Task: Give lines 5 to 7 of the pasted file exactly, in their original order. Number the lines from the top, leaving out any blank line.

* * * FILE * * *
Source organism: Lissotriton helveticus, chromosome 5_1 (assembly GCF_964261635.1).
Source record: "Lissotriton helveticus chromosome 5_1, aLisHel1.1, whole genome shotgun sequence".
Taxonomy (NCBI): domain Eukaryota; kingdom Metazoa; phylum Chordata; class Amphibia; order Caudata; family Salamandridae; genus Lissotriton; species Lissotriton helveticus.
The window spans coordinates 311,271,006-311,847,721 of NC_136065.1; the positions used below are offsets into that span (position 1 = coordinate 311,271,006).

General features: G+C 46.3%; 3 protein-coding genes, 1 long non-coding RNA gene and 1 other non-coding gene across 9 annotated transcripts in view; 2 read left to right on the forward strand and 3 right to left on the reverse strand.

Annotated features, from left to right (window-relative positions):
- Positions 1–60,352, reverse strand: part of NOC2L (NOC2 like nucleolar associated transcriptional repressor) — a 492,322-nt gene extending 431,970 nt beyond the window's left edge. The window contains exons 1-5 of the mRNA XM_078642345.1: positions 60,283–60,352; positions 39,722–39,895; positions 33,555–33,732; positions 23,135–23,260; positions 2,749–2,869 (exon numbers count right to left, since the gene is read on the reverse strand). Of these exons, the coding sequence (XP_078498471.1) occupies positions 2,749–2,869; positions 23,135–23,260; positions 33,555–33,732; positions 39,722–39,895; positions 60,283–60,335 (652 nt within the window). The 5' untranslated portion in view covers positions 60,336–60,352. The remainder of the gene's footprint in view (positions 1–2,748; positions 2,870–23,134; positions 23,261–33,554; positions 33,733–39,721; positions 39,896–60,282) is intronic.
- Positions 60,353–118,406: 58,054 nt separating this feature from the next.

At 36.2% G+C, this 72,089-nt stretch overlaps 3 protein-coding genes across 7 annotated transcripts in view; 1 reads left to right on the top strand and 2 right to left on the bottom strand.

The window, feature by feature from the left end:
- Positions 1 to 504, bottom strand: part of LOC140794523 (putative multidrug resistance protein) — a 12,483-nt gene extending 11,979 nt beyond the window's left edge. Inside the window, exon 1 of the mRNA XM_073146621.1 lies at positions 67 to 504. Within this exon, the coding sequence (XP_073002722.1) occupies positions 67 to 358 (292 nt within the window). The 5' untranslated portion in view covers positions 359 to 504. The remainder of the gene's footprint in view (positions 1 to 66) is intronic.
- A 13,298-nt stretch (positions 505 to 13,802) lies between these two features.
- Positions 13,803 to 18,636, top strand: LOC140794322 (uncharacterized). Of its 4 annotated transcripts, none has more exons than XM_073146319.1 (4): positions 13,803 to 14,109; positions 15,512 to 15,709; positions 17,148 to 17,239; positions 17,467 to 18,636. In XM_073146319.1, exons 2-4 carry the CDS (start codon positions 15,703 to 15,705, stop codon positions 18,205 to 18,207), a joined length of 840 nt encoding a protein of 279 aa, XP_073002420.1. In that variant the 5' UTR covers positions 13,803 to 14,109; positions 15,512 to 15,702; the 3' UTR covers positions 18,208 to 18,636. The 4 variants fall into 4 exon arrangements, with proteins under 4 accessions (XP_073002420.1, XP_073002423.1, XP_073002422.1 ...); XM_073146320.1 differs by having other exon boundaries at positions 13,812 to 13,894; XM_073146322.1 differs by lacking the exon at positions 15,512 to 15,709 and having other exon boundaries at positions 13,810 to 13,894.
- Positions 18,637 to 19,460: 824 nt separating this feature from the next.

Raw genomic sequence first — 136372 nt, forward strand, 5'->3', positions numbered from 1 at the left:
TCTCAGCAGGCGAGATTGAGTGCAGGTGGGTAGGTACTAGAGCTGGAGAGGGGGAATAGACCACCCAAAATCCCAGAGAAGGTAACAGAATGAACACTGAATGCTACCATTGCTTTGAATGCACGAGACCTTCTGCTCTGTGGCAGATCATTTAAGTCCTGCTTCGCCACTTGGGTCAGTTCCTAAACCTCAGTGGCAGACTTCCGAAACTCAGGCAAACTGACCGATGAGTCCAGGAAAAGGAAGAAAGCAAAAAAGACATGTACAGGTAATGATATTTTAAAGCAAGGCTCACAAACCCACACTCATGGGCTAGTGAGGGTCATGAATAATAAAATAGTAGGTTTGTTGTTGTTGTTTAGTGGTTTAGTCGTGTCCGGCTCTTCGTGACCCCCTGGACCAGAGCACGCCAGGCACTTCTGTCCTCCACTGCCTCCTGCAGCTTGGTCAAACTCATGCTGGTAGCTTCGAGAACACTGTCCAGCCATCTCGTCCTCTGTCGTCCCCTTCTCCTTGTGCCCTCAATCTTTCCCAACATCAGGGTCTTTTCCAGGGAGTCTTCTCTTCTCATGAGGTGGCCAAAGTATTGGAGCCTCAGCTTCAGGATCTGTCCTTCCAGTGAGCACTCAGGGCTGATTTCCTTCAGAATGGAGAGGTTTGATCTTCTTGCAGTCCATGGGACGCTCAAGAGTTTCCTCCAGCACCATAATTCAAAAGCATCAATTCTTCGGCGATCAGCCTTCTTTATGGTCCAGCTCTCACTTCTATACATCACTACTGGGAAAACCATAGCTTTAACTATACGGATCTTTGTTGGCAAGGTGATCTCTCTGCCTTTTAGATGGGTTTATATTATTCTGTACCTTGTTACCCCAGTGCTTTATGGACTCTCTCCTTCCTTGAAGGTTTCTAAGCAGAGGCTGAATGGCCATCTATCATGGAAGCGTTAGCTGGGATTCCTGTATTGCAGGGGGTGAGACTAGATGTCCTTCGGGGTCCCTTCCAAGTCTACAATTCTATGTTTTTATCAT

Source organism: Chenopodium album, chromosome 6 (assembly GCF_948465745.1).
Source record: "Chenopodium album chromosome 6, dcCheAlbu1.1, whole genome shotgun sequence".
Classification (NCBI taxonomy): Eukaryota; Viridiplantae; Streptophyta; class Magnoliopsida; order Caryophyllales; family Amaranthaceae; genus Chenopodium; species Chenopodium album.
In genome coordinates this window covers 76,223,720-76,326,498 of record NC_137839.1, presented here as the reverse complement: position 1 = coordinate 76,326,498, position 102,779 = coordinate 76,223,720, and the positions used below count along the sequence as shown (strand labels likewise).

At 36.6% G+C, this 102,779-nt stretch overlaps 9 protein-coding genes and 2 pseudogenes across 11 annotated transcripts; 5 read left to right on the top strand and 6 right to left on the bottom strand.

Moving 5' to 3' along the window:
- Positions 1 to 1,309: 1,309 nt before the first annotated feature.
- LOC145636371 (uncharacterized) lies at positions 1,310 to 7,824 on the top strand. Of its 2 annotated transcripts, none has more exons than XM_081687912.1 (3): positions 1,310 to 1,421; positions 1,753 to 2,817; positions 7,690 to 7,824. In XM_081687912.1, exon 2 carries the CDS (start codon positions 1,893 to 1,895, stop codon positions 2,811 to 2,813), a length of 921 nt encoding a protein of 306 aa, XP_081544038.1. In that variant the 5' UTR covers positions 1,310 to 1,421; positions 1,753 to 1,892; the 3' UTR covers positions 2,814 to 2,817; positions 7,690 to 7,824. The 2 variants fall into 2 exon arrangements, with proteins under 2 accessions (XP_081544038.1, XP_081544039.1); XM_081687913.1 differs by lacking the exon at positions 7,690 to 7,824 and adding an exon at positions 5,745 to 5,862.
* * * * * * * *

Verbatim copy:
General features: G+C 46.3%; 3 protein-coding genes, 1 long non-coding RNA gene and 1 other non-coding gene across 9 annotated transcripts in view; 2 read left to right on the forward strand and 3 right to left on the reverse strand.

Annotated features, from left to right (window-relative positions):
- Positions 1–60,352, reverse strand: part of NOC2L (NOC2 like nucleolar associated transcriptional repressor) — a 492,322-nt gene extending 431,970 nt beyond the window's left edge. The window contains exons 1-5 of the mRNA XM_078642345.1: positions 60,283–60,352; positions 39,722–39,895; positions 33,555–33,732; positions 23,135–23,260; positions 2,749–2,869 (exon numbers count right to left, since the gene is read on the reverse strand). Of these exons, the coding sequence (XP_078498471.1) occupies positions 2,749–2,869; positions 23,135–23,260; positions 33,555–33,732; positions 39,722–39,895; positions 60,283–60,335 (652 nt within the window). The 5' untranslated portion in view covers positions 60,336–60,352. The remainder of the gene's footprint in view (positions 1–2,748; positions 2,870–23,134; positions 23,261–33,554; positions 33,733–39,721; positions 39,896–60,282) is intronic.